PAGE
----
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Activist urges winning hearts, minds in Iraq

Zainab Salbi, the Iraqi-American founder and president of Women for Women International: “Unless we understand that people need to eat, that people need to survive, we can’t talk about the big issues of freedom and democracy.”
2:58 p.m., April 29, 2005--Unless the U.S. helps meet the basic needs of Iraqis, insurgents will continue to make significant gains in the struggle for hearts and minds, Zainab Salbi, the Iraqi-American founder and president of Women for Women International, said at UD on Tuesday, April 26.

“We’ve got to actually step back and have a more complex understanding of the reality of war,” Salbi said. “Unless we understand what people are going through, we will not be able to understand how we solve the issues. Unless we understand that people need to eat, that people need to survive, we can’t talk about the big issues of freedom and democracy.”

In her lecture, “Secret Potion: Worldwide Women,” Salbi said insurgents and Islamic radicals have been offering sacks of rice, money and even clothing to women in exchange for at least one boy per family enrolling in Islamic religious schools, known as madrassa. Such incentives, she explained, are irresistible to many women who have limited income and several children to feed.

Salbi said a recent survey by her organization found that 12 percent of Iraqi women now believe that religious organizations play a major role in meeting their families’ basic needs, a connection that did not exist when the war in Iraq began two years ago.

"Unless we compete with the sack of rice, with that concept, we will not win it, we cannot win," Salbi said. "We need to understand the reality of people, of their daily, mundane issues. In many ways we are stuck in concepts and theories and democracy and freedom...but how can we get that across if you don’t have food? One Iraqi man told me, 'America came to someone who had been in a coma for 35 years, and, when you wake up from a coma, no one asks you who you want to vote for, they ask you: What do you want to drink? What do you want to eat? What are you craving?'"

Salbi, whose nonprofit organization is dedicated to providing women survivors of war, civil strife and other conflicts with the tools and resources to move from crisis and poverty into self-sufficient and active citizens who promote peace and stability, said the example set by British troops in southern Iraq shows that helping meet basic needs can win troops friends in hostile territory.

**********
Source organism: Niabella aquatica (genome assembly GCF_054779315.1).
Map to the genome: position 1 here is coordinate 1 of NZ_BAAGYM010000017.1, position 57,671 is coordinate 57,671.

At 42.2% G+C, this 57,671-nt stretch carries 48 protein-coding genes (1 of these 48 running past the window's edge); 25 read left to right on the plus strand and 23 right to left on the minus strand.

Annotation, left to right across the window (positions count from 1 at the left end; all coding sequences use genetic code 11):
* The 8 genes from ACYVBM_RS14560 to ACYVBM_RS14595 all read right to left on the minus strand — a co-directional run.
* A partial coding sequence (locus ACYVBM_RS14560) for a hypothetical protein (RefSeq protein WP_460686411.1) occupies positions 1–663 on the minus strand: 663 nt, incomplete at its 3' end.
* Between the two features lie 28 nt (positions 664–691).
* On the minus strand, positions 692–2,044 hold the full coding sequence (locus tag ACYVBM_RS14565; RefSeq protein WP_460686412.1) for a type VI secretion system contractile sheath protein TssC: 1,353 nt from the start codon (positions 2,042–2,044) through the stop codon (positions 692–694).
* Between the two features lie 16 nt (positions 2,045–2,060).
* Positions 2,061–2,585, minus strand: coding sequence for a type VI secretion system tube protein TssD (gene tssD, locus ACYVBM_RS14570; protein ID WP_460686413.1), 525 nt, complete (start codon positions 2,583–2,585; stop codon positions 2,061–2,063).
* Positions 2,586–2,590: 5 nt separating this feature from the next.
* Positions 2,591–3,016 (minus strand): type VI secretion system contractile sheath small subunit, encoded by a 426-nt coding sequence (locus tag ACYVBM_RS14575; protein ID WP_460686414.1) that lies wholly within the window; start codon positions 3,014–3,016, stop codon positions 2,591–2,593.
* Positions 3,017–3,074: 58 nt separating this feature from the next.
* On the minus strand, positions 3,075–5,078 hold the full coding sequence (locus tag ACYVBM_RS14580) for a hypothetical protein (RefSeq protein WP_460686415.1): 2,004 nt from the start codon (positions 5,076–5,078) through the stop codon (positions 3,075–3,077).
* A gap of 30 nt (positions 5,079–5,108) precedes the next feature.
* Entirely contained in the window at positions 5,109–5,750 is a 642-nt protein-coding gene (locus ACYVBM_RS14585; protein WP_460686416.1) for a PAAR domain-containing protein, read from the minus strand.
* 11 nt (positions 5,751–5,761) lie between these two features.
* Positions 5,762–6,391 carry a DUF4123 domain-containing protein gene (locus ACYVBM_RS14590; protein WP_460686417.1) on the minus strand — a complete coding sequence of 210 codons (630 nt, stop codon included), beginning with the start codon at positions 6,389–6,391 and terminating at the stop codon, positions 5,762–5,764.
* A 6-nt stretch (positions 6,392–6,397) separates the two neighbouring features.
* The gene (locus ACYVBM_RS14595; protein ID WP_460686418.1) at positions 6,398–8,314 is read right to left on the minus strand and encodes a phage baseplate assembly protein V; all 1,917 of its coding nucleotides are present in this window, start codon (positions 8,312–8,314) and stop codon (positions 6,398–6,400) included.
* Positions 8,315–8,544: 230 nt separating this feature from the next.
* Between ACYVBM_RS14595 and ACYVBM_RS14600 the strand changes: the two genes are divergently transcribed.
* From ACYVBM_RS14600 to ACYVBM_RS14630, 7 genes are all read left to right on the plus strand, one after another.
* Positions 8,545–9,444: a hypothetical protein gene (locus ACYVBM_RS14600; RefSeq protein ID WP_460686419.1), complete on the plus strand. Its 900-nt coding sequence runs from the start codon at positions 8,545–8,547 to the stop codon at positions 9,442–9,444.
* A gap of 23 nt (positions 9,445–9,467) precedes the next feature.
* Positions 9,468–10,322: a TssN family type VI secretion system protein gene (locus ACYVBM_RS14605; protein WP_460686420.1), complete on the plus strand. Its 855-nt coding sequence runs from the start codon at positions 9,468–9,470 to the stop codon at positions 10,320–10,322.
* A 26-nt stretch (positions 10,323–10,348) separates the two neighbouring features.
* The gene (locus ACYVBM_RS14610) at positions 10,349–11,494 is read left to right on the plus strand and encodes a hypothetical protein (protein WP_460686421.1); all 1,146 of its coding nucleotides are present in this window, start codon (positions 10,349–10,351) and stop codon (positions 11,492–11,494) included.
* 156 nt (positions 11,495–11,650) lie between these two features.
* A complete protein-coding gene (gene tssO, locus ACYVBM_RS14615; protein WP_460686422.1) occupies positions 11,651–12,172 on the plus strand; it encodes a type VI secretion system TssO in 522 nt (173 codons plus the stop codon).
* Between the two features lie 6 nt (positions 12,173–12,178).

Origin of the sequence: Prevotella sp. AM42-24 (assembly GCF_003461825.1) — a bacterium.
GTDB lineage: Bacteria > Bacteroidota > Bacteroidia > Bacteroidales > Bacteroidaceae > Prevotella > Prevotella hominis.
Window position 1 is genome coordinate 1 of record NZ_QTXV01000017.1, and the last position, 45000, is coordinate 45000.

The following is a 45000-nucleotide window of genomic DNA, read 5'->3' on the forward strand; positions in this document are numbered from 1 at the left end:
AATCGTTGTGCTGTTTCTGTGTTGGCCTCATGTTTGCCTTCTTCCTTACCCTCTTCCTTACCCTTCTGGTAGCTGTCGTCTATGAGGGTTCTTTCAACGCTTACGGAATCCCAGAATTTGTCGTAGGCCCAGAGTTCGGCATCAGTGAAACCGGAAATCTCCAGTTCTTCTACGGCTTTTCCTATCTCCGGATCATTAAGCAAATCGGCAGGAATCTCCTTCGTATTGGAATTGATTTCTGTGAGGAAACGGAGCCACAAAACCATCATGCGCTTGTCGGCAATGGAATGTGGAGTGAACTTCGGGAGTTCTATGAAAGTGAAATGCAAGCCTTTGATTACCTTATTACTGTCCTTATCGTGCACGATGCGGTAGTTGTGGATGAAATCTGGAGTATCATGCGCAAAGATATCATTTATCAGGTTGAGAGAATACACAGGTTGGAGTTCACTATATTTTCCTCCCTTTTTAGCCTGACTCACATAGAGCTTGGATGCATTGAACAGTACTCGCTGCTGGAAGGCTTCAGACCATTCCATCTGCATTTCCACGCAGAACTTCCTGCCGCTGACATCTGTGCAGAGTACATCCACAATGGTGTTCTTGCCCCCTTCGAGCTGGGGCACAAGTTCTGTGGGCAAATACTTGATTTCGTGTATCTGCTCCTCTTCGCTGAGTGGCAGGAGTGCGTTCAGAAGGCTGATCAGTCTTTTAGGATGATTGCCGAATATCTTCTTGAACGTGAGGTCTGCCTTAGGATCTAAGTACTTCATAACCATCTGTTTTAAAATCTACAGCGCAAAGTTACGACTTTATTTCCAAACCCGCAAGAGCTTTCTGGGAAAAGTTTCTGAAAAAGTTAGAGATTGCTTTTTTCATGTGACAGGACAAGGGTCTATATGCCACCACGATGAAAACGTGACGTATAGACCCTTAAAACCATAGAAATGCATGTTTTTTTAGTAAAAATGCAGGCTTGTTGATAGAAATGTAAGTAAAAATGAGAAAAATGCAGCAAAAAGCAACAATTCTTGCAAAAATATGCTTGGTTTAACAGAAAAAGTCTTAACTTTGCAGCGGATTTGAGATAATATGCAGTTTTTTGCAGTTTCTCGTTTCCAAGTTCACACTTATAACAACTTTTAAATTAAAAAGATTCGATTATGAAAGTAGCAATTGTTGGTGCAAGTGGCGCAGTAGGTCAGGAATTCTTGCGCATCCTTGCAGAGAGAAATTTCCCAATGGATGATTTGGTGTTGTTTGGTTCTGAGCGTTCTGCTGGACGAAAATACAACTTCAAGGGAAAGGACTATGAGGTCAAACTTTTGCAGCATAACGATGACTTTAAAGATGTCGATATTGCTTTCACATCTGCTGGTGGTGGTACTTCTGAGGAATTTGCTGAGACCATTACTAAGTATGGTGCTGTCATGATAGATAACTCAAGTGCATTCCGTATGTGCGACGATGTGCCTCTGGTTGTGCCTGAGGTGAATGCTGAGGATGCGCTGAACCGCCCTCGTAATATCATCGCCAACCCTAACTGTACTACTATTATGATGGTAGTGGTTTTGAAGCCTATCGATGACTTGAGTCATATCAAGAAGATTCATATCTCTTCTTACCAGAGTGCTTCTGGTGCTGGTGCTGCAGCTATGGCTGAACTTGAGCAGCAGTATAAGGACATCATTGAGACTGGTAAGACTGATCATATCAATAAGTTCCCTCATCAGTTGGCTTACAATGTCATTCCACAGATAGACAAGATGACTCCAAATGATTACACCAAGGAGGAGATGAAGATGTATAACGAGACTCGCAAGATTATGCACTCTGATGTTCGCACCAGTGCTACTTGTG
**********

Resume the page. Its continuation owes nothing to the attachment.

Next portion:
“At the end of the day, it is cheaper to actually build peace by doing these small things . . . than it is to build war,” Salbi said. “Much, much cheaper. It’s cheaper to pave a road than to buy a bullet, from a very pragmatic approach, and you win the hearts and minds of people.”

In addition, any meaningful postwar reconstruction effort must include the input of women and direct benefits to the neediest members of the society, Salbi said. She cited the examples of countries like Rwanda and South Africa, both of which decided on their own to include significant numbers of women in legislation and government, including 49 percent of the Rwandan parliament. When women are relegated to the back seat in leadership, the entire community suffers, she said.

Salbi said tacit worldwide approval of violence against women, especially by the military, means that the women caught in dozens of conflicts have taken the brunt of war by not only losing their homes and livelihoods but by being raped, tortured and even killed.

“The rape in war, in [the Democratic Republic of the] Congo, as well as in other countries, is very strategic: They come. They rape. They kill. They pillage--no matter which country you go to,” Salbi said. “Part of the problem is that we tolerate it. We have been conditioned as a society to accept violence against women. We are horrified at it, we are upset about it, but we are not so upset [that we] do something about it.”